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$13 million boost to protect softwood timber forests and supplies during bushfire season

By the Minister of Agriculture
Government of New South Wales
May 31, 2024
Category: Forestry
Region: International

The NSW Government has announced a $13 million forestry funding package to provide much needed protection of critical timber supplies in the Murray region in the lead up to the next bushfire season. This package will build a better resilience into this important regional industry. The measures will deliver fire prevention, detection and response works that have been developed following consultation with forestry industry groups and government agencies. The NSW Government has a plan for developing regional NSW and a plan for delivering more housing. Protecting softwood forests and production is critical to delivering on both of those plans.

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Carbon, Climate & Bioenergy

Wall Street Backers See Breakthrough Moment for Carbon Offsets

By Natasha White and Alastair Marsh
Bloomberg
June 10, 2024
Category: Carbon, Climate & Bioenergy
Region: United States, International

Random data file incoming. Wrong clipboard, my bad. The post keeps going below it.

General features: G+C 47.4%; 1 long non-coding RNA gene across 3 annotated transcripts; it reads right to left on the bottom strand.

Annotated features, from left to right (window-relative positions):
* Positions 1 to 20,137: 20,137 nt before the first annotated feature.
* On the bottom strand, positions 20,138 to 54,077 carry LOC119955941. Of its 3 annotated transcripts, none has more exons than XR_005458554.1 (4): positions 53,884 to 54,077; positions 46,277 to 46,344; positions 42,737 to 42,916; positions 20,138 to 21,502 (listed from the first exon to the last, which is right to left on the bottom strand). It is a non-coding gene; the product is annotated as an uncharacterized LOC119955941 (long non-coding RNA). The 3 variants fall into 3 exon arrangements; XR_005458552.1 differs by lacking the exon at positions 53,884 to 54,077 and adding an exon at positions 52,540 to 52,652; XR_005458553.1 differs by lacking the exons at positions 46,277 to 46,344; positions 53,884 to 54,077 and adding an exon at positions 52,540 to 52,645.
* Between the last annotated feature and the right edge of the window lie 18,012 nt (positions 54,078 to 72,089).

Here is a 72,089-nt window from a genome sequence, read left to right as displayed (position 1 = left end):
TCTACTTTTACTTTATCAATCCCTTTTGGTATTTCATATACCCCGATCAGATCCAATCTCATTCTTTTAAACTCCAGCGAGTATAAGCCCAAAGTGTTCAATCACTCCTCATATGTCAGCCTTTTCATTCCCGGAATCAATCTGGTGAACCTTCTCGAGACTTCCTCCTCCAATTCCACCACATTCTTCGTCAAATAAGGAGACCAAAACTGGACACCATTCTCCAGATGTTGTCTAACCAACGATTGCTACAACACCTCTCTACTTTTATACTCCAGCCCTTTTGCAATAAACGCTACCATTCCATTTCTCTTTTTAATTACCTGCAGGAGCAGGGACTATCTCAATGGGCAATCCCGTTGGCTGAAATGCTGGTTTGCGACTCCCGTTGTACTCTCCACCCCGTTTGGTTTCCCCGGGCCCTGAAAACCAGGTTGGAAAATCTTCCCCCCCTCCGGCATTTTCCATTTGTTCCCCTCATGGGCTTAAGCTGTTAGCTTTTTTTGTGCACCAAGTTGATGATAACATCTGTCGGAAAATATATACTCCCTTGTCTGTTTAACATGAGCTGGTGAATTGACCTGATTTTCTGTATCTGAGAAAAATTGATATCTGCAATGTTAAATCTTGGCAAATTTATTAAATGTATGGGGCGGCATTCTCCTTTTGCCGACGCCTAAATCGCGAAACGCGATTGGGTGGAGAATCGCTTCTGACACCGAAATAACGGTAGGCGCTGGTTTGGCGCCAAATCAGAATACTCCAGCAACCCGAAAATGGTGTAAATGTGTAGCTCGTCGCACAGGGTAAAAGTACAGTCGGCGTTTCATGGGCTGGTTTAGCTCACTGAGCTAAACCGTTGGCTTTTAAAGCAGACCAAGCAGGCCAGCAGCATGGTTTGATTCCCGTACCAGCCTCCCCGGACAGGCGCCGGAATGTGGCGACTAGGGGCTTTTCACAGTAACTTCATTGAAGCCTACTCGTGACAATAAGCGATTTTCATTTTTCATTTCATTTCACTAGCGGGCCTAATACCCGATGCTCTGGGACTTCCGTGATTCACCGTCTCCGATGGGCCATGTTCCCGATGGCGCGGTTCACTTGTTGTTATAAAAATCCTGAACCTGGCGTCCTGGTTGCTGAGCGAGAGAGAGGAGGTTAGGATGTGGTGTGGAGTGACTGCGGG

After more than three decades on Wall Street, Tom Montag thought he’d seen most forms of financial wizardry. Then Hank Paulson asked him to tackle carbon offsets. …The goal was to “unleash as much carbon finance as possible,” Montag said. But a string of scandals threw the anticipated boom into question. …Prices for carbon offsets tracked by MSCI peaked in 2022, when Paulson recruited Montag, and have been on a downward trajectory since. …Montag and other backers on Wall Street haven’t blinked. They’ve remained convinced companies and governments will eventually embrace carbon offsets as an indispensable climate solution in a world racing to reach net zero emissions. And last month, Rubicon signed a deal with Microsoft Corp., one of the world’s largest offset buyers, to generate credits from a tree-planting project in Panama. …Offset bulls recently scored big wins. The US  just issued the US government’s first-ever official blessing of the credits.